Huntington Flood Study Blames Sediment Buildup

By Bill Turque
Washington Post Staff Writer
Friday, January 12, 2007

Decades of storm runoff from construction sites in Fairfax County, which produced sediment that narrowed Cameron Run, was the primary cause of the June 2006 flood that overwhelmed the Huntington neighborhood near Alexandria, the U.S. Army Corps of Engineers has found.

The federal agency, which studied the flood at the county's request, said in a report made public last night that possible measures to protect the community include a flood wall, a levee, dredging, or having the government buy out homeowners and help them relocate.

The flooding June 25 and June 26 seriously damaged more than half of the neighborhood's 311 homes and caused an estimated $10 million in losses, making it one of the hardest-hit areas. Sewage-laden water rose to almost 14 feet in some locations, the county said.

The Corps said further study is needed before it could endorse any of the alternatives. Under virtually any scenario, the solution will be expensive and time-consuming. A flood wall could cost $35 million and take five to seven years to build. Dredging would initially cost $17 million to $18 million and have to be repeated periodically.

But the Corps report made it clear that some protection is needed. It said that the June rains, which totaled 10 inches in some areas, were not as heavy as future storms are likely to be.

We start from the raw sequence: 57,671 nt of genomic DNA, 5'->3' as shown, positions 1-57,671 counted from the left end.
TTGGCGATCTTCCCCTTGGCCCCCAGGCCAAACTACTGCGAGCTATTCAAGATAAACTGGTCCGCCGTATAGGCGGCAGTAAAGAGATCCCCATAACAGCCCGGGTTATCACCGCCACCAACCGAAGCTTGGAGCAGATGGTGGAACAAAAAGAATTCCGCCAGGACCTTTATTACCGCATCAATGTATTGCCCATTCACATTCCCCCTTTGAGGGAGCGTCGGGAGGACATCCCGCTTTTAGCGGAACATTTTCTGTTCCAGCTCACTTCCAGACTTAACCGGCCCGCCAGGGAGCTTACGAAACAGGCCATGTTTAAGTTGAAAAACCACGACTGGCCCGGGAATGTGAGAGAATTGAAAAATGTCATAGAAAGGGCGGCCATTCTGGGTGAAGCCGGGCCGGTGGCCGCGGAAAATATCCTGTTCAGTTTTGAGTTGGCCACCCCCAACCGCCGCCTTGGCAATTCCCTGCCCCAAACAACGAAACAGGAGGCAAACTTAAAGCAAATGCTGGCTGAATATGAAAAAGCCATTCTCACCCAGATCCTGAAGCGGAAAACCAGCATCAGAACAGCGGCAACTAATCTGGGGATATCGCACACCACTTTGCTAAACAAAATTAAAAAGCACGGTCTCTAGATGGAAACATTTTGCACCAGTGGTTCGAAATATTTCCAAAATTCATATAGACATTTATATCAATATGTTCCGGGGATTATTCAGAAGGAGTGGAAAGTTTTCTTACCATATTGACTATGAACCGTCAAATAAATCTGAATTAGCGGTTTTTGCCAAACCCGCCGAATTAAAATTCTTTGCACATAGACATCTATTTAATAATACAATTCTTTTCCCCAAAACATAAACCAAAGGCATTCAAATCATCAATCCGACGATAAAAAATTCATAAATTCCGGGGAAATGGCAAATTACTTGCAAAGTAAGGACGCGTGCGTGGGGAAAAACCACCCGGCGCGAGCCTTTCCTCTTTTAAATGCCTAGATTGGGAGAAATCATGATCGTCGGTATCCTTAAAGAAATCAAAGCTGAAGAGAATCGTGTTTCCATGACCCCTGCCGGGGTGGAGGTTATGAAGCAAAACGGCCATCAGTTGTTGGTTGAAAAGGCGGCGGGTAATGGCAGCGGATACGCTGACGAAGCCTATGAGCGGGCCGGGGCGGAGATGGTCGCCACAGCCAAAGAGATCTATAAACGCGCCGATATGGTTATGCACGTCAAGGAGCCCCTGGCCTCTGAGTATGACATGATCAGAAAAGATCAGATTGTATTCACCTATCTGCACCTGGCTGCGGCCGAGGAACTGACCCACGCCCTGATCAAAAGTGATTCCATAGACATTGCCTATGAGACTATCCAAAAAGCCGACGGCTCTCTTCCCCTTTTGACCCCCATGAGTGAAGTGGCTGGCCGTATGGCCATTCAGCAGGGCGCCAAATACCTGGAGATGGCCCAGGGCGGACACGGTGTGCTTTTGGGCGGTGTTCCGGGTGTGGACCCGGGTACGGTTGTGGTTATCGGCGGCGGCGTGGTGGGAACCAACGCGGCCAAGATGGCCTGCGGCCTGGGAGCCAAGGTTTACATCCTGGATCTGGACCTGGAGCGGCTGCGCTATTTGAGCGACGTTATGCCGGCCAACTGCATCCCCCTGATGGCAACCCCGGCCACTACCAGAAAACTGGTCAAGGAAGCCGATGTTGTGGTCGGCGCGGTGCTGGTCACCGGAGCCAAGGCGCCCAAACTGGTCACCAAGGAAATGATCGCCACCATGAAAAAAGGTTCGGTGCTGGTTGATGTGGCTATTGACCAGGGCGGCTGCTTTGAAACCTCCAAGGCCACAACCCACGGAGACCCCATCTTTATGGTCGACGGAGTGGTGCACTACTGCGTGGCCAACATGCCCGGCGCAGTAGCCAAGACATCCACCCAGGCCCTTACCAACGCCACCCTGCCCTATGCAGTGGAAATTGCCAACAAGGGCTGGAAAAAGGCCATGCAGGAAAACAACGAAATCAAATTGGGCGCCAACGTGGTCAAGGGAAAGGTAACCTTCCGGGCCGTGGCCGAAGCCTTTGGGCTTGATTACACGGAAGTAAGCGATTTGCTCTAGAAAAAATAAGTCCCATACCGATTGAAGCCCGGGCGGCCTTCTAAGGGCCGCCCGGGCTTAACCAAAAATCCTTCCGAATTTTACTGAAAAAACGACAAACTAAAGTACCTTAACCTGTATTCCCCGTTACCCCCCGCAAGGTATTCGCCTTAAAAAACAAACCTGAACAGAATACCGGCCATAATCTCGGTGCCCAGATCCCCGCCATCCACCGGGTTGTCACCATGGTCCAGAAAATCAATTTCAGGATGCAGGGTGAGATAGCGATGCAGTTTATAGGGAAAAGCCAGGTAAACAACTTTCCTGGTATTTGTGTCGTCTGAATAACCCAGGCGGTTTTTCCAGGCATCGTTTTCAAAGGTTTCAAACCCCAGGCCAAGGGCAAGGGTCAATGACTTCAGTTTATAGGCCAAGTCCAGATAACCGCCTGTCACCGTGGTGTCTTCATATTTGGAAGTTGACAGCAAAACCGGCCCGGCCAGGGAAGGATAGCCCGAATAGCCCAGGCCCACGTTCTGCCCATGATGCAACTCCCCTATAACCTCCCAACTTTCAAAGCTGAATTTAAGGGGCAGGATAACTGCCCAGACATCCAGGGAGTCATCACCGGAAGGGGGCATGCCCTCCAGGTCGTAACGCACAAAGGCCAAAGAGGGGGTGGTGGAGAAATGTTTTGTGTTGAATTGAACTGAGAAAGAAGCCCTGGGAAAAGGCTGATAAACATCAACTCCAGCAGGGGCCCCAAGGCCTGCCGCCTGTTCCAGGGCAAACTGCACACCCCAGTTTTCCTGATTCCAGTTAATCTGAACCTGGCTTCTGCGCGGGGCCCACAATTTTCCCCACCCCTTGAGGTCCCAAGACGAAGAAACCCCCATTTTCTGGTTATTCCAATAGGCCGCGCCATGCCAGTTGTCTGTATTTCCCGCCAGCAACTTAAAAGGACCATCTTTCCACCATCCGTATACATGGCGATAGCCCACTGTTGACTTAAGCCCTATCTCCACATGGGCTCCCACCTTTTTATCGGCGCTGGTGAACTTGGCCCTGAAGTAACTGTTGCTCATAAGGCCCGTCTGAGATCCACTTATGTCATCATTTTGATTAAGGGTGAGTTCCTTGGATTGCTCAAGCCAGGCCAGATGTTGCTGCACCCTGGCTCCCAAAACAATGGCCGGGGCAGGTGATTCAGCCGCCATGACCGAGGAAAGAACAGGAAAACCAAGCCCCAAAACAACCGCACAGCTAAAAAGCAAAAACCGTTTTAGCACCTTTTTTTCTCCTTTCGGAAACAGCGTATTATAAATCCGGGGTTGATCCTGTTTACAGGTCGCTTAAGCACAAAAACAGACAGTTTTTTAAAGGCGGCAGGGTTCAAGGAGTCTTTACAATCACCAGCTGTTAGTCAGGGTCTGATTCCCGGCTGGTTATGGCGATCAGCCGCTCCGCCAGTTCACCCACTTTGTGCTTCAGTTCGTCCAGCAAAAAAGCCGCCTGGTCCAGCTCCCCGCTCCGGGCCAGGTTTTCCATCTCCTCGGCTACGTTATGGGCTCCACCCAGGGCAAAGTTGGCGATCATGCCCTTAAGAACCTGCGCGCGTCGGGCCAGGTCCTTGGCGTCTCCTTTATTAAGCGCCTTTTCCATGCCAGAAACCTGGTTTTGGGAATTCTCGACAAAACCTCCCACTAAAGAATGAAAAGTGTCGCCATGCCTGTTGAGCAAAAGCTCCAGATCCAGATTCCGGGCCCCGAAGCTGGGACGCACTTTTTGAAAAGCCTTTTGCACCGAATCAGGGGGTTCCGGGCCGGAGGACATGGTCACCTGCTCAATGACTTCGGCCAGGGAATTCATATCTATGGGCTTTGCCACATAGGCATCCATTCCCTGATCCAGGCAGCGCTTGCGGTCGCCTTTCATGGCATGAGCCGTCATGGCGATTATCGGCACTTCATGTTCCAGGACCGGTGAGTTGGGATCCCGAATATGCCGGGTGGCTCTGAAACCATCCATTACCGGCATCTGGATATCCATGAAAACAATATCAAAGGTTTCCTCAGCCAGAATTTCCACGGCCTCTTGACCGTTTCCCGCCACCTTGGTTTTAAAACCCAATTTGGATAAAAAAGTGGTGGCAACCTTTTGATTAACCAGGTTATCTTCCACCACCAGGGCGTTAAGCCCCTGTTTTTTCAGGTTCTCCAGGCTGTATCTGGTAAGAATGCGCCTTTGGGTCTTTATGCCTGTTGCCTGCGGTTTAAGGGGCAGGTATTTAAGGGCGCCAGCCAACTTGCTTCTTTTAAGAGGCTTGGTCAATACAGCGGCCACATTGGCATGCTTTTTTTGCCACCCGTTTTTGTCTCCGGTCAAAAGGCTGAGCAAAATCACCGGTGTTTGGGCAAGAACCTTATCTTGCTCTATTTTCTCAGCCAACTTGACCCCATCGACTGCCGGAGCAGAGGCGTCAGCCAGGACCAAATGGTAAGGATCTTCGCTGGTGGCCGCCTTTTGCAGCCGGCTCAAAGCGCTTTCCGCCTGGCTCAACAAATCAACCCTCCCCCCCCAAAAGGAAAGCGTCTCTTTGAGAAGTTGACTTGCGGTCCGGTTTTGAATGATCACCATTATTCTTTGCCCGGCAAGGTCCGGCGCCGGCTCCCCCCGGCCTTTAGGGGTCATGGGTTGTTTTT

For months, Huntington residents have been pressing county officials to devise a shorter-term flood-control program for the neighborhood that includes reinforcement of shoreline and flood-proofing for vulnerable homes.

But Fairfax County Board Chairman Gerald E. Connolly (D) and Supervisor Gerald W. Hyland (D-Mount Vernon) said at a community meeting at Walt Whitman Middle School last night that there are no easy fixes. "If I'm sitting where you are and I am a property owner in Huntington . . . I'd probably be pretty angry," Hyland said. "I'd probably be inclined to want to blame someone for what has happened."

Connolly did offer some encouraging news: Fairfax is preparing to set up a grant program to help residents pay for flood insurance.

The Corps said that between 1965 and 1999, five to six feet of sediment accumulated in Cameron Run, a tributary that drains a heavily developed 31 1/2 -square-mile portion of Fairfax -- including Tysons Corner -- into the Potomac River.

The report cited two other demonstrable but less-significant factors contributing to the flood: disruption to the channel caused by the construction of the U.S. 1 interchange portion of the Woodrow Wilson Bridge project and development within the floodplain, principally at Jones Point and the Huntington Metro station.

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